Friday, October 27, 2017

How to have fun and avoid Halloween hazards

The spookiest time of the year is right around the corner! Do you know what’s even more frightening than ghosts and monsters? Being unprepared for infectious diseases and natural disasters.

Since Halloween falls during hurricane season and right in the middle of flu season, staying safe this holiday is important. With 41 million trick-or-treaters in the U.S., germs can run amok whether you’re traipsing from house to house in costume or staying in to hand out candy. And beware; since this hurricane season is becoming one of the most active in history, there are other scary dangers to keep an eye out for.

Fortunately, there are lots of tips and tricks to make this Halloween a safe and healthy treat for parents and kids — learning how to get ready this holiday is one of them. Here are some steps you can take:

  • Protect yourself from disease. Vaccinations will give you superhero powers and keep you safe from evil germs. You can find a place to get your flu shot online via HealthMap and fly over to the closest clinic with your cape or witches’ broom. For more about the seasonal flu, check out our factsheet.
  • Keep bugs at bay. Cover your cough or sneeze with a tissue or upper sleeve, or with your elbow to keep your hands clean. And before eating any yummy treats or handing them out, make sure to wash your hands with soap and warm water for at least 20 seconds. Just think about all the candy, bowls and pumpkins you may be touching!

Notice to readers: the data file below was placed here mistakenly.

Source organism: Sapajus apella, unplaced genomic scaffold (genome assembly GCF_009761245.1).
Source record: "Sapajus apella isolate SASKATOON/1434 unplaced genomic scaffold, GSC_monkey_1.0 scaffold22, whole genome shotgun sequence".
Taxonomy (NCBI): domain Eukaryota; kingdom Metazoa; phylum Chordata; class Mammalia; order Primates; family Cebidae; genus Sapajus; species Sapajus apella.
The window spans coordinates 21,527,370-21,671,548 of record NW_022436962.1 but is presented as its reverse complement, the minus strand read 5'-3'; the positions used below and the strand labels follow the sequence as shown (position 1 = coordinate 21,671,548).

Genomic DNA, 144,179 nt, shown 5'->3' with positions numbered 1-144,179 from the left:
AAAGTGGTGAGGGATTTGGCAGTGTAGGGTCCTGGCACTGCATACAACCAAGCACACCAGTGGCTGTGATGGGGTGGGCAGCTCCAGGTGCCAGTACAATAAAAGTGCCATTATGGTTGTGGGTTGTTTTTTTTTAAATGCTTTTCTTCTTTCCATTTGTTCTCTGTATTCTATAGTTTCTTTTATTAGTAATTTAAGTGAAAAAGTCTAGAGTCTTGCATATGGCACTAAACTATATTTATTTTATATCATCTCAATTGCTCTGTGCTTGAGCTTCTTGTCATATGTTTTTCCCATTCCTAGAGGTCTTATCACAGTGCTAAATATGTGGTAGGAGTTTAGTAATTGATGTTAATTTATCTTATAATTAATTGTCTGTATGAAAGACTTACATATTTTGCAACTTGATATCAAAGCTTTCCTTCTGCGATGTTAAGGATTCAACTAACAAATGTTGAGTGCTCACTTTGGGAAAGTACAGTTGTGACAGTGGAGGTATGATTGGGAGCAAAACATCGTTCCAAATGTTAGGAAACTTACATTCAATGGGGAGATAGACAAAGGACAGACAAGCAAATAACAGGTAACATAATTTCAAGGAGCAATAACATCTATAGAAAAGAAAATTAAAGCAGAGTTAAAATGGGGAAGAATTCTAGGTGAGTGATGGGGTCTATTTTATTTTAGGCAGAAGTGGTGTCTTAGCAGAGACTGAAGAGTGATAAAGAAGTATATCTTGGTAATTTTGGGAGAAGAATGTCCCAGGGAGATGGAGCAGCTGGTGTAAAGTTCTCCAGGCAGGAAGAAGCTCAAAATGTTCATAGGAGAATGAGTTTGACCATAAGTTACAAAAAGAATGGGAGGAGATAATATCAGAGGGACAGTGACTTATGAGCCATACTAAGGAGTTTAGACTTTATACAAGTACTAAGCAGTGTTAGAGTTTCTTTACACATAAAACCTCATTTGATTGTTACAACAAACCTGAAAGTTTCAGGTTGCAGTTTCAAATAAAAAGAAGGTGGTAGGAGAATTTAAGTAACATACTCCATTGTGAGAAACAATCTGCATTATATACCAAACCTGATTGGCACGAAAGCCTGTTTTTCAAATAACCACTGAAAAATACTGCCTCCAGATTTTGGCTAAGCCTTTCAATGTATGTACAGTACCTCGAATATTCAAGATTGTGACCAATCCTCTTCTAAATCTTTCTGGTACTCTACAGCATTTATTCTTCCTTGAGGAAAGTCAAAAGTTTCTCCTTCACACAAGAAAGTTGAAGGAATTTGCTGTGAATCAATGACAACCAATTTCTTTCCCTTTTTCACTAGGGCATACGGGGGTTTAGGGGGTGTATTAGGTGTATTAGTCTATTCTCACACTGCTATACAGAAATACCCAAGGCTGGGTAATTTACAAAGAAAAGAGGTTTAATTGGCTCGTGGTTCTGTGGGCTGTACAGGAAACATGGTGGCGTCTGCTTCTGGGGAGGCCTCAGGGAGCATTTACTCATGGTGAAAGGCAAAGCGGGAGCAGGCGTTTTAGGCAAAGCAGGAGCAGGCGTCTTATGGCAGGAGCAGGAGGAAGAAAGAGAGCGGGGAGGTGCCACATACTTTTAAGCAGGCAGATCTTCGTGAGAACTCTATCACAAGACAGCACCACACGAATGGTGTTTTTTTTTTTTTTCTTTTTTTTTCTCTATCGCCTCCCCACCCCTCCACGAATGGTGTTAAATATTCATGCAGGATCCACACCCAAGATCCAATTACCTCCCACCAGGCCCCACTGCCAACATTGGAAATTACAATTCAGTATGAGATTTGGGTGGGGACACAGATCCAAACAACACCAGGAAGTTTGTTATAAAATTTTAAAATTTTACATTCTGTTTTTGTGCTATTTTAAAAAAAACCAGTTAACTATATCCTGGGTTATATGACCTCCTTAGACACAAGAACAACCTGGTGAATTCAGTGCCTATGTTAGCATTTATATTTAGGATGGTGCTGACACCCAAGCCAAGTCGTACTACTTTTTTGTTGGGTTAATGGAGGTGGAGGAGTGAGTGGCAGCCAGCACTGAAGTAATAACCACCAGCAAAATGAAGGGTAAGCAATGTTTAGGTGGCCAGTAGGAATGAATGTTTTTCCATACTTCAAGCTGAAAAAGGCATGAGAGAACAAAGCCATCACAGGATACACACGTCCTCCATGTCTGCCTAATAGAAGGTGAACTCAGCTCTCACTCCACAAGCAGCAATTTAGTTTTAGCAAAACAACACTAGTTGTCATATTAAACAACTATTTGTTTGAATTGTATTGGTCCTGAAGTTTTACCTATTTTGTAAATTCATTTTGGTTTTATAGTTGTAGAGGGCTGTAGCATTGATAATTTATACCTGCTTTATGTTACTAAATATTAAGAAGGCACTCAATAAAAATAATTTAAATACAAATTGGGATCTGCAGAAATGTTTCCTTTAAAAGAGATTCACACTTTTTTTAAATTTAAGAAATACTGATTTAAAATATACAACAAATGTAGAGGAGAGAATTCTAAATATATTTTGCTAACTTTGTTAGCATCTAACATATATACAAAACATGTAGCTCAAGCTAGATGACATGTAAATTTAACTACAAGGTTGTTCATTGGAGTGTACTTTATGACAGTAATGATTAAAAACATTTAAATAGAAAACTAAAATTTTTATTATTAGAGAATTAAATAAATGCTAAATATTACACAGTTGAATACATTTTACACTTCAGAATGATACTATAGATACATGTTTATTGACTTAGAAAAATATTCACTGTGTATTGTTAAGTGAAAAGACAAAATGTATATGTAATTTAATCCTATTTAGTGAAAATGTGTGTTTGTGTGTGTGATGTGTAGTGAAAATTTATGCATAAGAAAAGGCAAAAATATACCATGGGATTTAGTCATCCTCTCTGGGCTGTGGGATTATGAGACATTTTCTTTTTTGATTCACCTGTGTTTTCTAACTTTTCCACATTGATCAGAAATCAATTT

• Get to know your neighbors. Not only is it good to learn which houses you or your kids are going to get candy from, it is also important to know where you can safely shelter in place. This means that when danger lurks you take immediate shelter, whether it’s in your home or a trusted neighbor’s instead. 

Although ghosts, goblins and ghouls can be spooky, there is nothing scarier than a disaster. That’s why it is important you follow these tips and get ready for Halloween. Don’t forget to have fun!

Tuesday, October 24, 2017

Test your emergency preparedness knowledge with Get Ready’s new quiz!

How much do you know about preparing for natural disasters? Take Get Ready’s new preparedness quiz to find out!

In the wake of recent natural disasters, APHA’s Get Ready campaign wants to make preparing for emergencies easier, more fun and engaging. With our new quiz, you can test your knowledge and challenge others! From hurricanes to earthquakes and wildfires, you are bound to learn something new. No matter your score, it’s always a good idea to check out our free factsheets for all the emergency preparedness information you could possibly need. Be informed about potential disasters in your area, how you will receive alerts and where you should go if you have to evacuate.

A natural disaster can happen at any time, so make sure you are prepared.

Friday, October 13, 2017

Get your flu shot and spread the word about vaccinations

It’s October, which means flu season is upon us! Everyone who’s 6 months and older should get a flu shot — including you. We know that needles can be scary, but they’re a whole lot less scary than a bad case of the flu.